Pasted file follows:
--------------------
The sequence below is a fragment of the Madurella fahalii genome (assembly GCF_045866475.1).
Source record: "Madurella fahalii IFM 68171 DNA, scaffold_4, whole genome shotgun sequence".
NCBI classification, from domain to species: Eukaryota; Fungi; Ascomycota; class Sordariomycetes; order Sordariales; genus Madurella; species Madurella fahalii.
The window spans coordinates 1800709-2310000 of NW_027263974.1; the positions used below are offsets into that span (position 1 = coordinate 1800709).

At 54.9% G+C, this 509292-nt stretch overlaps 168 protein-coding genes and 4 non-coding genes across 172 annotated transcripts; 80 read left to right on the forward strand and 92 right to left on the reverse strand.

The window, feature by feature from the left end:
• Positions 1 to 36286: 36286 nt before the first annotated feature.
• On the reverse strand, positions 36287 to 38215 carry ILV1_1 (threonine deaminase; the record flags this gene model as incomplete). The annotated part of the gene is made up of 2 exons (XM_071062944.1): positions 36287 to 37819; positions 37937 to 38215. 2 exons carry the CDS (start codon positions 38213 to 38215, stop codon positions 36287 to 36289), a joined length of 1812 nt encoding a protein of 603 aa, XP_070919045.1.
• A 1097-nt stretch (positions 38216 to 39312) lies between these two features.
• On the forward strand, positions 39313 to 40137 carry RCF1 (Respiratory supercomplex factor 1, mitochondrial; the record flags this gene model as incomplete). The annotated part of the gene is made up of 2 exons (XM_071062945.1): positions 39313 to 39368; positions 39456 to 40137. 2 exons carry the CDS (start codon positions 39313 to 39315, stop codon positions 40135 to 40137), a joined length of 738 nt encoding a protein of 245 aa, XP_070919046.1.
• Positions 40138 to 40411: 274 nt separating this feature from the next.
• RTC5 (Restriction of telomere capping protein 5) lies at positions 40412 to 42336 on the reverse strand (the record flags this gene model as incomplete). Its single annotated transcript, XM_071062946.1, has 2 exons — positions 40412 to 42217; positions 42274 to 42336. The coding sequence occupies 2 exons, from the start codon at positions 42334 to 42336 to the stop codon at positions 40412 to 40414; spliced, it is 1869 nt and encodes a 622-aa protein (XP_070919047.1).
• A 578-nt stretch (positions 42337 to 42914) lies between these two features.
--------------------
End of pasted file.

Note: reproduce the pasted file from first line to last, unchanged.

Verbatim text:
The sequence below is a fragment of the Madurella fahalii genome (assembly GCF_045866475.1).
Source record: "Madurella fahalii IFM 68171 DNA, scaffold_4, whole genome shotgun sequence".
NCBI classification, from domain to species: Eukaryota; Fungi; Ascomycota; class Sordariomycetes; order Sordariales; genus Madurella; species Madurella fahalii.
The window spans coordinates 1800709-2310000 of NW_027263974.1; the positions used below are offsets into that span (position 1 = coordinate 1800709).

At 54.9% G+C, this 509292-nt stretch overlaps 168 protein-coding genes and 4 non-coding genes across 172 annotated transcripts; 80 read left to right on the forward strand and 92 right to left on the reverse strand.

The window, feature by feature from the left end:
• Positions 1 to 36286: 36286 nt before the first annotated feature.
• On the reverse strand, positions 36287 to 38215 carry ILV1_1 (threonine deaminase; the record flags this gene model as incomplete). The annotated part of the gene is made up of 2 exons (XM_071062944.1): positions 36287 to 37819; positions 37937 to 38215. 2 exons carry the CDS (start codon positions 38213 to 38215, stop codon positions 36287 to 36289), a joined length of 1812 nt encoding a protein of 603 aa, XP_070919045.1.
• A 1097-nt stretch (positions 38216 to 39312) lies between these two features.
• On the forward strand, positions 39313 to 40137 carry RCF1 (Respiratory supercomplex factor 1, mitochondrial; the record flags this gene model as incomplete). The annotated part of the gene is made up of 2 exons (XM_071062945.1): positions 39313 to 39368; positions 39456 to 40137. 2 exons carry the CDS (start codon positions 39313 to 39315, stop codon positions 40135 to 40137), a joined length of 738 nt encoding a protein of 245 aa, XP_070919046.1.
• Positions 40138 to 40411: 274 nt separating this feature from the next.
• RTC5 (Restriction of telomere capping protein 5) lies at positions 40412 to 42336 on the reverse strand (the record flags this gene model as incomplete). Its single annotated transcript, XM_071062946.1, has 2 exons — positions 40412 to 42217; positions 42274 to 42336. The coding sequence occupies 2 exons, from the start codon at positions 42334 to 42336 to the stop codon at positions 40412 to 40414; spliced, it is 1869 nt and encodes a 622-aa protein (XP_070919047.1).
• A 578-nt stretch (positions 42337 to 42914) lies between these two features.